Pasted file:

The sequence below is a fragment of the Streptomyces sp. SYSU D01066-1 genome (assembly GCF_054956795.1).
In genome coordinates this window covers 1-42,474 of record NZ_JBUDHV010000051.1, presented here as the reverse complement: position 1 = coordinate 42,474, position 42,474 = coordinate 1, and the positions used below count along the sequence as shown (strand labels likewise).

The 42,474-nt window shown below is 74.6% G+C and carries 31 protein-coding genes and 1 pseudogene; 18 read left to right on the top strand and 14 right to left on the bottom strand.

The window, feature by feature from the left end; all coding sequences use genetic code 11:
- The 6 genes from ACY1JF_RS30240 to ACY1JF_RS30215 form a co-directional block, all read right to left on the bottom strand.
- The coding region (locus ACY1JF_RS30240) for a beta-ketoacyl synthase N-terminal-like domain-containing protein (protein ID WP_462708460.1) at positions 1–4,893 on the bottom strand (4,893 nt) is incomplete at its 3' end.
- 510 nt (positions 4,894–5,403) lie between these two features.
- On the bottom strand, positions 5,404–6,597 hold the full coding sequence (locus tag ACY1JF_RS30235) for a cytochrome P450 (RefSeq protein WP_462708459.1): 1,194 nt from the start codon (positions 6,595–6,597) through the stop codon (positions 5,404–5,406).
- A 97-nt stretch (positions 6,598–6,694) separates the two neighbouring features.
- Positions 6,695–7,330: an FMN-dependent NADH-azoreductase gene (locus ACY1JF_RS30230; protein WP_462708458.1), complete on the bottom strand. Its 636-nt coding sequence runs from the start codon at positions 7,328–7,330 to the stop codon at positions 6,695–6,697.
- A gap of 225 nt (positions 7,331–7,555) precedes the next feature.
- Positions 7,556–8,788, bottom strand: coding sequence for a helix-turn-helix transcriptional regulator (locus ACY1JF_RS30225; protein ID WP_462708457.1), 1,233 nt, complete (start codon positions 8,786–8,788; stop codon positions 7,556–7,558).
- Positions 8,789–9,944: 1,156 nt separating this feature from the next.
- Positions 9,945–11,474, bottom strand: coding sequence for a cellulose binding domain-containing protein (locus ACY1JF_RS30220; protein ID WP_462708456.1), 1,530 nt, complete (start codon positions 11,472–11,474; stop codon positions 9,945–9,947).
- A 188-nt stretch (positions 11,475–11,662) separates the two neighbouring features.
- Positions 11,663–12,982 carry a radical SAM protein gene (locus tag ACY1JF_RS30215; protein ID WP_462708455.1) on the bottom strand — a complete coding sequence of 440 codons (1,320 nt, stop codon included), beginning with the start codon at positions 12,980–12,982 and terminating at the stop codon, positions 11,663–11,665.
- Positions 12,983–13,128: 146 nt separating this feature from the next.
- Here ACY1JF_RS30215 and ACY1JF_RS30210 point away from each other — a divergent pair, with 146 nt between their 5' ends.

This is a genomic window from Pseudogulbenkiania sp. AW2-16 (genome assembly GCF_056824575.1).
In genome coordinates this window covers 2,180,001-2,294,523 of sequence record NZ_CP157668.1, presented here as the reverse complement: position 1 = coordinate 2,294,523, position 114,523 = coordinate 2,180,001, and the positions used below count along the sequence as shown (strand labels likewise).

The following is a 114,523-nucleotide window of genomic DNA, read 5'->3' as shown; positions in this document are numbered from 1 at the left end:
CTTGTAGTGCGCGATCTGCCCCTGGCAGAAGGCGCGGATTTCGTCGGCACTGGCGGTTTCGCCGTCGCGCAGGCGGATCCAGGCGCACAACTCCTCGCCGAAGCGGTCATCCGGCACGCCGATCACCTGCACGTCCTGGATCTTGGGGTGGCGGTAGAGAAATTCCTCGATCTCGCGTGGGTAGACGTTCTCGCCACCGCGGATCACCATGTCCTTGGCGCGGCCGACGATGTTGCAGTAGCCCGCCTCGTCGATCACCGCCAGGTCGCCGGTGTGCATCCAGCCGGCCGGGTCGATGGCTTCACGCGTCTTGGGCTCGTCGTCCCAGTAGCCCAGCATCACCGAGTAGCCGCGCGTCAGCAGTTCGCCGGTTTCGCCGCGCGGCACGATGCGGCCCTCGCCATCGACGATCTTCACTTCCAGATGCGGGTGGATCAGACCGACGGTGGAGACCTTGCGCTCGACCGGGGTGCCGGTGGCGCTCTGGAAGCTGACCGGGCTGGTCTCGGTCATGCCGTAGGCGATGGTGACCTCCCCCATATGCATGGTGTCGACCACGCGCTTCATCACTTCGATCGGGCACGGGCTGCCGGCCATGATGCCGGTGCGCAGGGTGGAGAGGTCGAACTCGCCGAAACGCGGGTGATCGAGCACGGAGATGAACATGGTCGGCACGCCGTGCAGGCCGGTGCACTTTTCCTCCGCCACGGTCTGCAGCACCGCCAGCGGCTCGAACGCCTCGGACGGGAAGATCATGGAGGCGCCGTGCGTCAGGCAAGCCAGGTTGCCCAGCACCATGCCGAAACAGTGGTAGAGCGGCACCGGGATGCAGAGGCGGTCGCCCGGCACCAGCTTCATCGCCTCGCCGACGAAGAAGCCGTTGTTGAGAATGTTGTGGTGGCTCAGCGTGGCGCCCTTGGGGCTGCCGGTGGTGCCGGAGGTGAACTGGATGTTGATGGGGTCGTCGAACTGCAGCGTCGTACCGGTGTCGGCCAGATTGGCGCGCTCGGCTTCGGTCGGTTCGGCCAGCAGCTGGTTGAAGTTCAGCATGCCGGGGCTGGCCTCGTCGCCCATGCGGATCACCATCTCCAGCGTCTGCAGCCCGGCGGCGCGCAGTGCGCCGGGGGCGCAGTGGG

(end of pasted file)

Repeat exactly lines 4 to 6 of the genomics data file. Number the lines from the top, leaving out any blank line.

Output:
The window, feature by feature from the left end; all coding sequences use genetic code 11:
- The 6 genes from ACY1JF_RS30240 to ACY1JF_RS30215 form a co-directional block, all read right to left on the bottom strand.
- The coding region (locus ACY1JF_RS30240) for a beta-ketoacyl synthase N-terminal-like domain-containing protein (protein ID WP_462708460.1) at positions 1–4,893 on the bottom strand (4,893 nt) is incomplete at its 3' end.